While the heads of the barangays (in terms of both the economic and political matters) were often men, women at that time already had rights. Some rights of women during the pre-colonial period are as follows:[5]

  1. to be treated as an equal by her husband and to share his honors
  2. to retain her maiden name
  3. to freely dispose of the property she had brought into the marriage
  4. to be consulted or informed by her husband about his business affairs and contracts
  5. to divorce her husband in case of non-support or maltreatment
  6. to assume the headship in the barangay
  7. to have a baby or not, whether she is married or not
  8. to name her children

All of the rights mentioned above were freely exercised by women in the Philippines even before the country was colonized by the Spaniards, Americans, and the Japanese. Furthermore, "women had an unquestioned preferred role in religious ceremonies as babaylanes or catalones (priestesses)."[5] It can be said that early men and women were equal in the pre-colonial society. The Filipino woman then was rarely abused and discriminated against - she was in fact a woman of strength and power.[5]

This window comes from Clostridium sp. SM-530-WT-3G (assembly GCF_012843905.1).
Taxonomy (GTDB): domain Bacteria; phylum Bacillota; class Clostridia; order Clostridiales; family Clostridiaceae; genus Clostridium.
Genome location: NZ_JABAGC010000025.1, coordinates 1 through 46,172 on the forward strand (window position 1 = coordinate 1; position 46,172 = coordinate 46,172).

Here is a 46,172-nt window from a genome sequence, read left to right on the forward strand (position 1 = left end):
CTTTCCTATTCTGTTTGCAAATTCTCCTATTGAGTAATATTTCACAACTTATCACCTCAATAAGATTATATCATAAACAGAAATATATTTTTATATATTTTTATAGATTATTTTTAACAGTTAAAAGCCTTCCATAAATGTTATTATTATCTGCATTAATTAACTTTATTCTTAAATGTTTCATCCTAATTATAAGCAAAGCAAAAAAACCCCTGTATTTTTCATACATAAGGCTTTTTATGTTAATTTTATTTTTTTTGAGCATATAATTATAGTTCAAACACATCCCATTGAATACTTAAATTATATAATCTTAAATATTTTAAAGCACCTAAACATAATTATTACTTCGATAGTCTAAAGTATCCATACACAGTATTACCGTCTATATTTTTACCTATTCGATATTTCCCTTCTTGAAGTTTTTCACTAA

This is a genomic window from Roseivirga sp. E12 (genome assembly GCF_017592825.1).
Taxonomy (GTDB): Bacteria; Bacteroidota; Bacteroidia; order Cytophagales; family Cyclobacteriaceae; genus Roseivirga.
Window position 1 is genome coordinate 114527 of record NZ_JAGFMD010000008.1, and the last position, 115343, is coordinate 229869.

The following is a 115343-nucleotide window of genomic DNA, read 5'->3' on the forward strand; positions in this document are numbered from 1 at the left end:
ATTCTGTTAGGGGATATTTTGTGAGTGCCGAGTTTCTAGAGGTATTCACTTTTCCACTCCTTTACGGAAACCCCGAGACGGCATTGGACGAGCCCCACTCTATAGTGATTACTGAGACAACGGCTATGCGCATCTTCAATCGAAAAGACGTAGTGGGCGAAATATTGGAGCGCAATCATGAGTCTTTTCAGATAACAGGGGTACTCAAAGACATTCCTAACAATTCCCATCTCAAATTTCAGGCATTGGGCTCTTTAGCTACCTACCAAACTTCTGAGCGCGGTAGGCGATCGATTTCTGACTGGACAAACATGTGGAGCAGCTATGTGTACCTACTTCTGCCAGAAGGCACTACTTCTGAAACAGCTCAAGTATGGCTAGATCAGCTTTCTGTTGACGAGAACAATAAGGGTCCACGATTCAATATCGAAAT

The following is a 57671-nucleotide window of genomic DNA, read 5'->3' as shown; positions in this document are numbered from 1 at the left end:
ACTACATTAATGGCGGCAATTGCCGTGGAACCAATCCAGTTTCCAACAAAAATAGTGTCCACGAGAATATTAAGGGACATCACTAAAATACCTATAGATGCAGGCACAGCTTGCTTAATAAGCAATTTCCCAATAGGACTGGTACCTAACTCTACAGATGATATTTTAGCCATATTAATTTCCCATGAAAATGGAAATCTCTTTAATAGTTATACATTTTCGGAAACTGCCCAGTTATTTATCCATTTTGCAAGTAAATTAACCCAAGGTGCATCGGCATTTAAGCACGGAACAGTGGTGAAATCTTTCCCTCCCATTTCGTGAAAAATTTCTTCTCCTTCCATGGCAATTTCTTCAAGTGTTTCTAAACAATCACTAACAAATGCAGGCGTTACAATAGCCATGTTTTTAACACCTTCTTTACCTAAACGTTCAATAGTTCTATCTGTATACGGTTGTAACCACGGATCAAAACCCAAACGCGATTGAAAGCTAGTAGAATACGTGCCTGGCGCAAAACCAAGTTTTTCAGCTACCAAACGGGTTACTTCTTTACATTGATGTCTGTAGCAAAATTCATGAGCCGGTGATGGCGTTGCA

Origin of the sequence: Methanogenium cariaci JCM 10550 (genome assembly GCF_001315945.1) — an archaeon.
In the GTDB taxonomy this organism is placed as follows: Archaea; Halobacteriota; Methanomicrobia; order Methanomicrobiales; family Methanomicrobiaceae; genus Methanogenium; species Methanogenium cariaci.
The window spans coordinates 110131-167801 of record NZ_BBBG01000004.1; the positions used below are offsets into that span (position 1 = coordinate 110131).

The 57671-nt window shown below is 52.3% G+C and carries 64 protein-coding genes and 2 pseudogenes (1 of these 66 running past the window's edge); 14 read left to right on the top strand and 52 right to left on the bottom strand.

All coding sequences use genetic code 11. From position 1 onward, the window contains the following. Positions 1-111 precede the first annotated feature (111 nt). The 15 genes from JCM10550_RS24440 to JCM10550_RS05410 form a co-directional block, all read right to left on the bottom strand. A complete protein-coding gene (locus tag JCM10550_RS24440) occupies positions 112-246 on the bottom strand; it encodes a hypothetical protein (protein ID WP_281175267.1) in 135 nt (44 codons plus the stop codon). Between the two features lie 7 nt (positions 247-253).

Colonial Period[edit]

Filipino women of the lower class (during the Spanish occupation) ready for Church.

Spanish occupation (1565-1898)[edit]

Under the service of the King of Spain, Ferdinand Magellan led an expedition to further explore territories that were not yet discovered by Europe. On March 16, 1521, Ferdinand Magellan reached the land—Sugubu, now known as Cebu (See History of the Philippines (1521–1898)). Spain ruled the Philippines for over 333 years where the Spaniards treated both men and women poorly. The Spaniards saw the Filipinos as 'indios', seeing themselves as of higher social standing than the natives. In the process of colonization, the Spaniards harmed and committed several acts of violence against Filipino women. With the emergence of the Spanish–American War in 1898, the conditions of men - more specifically, the women - worsened.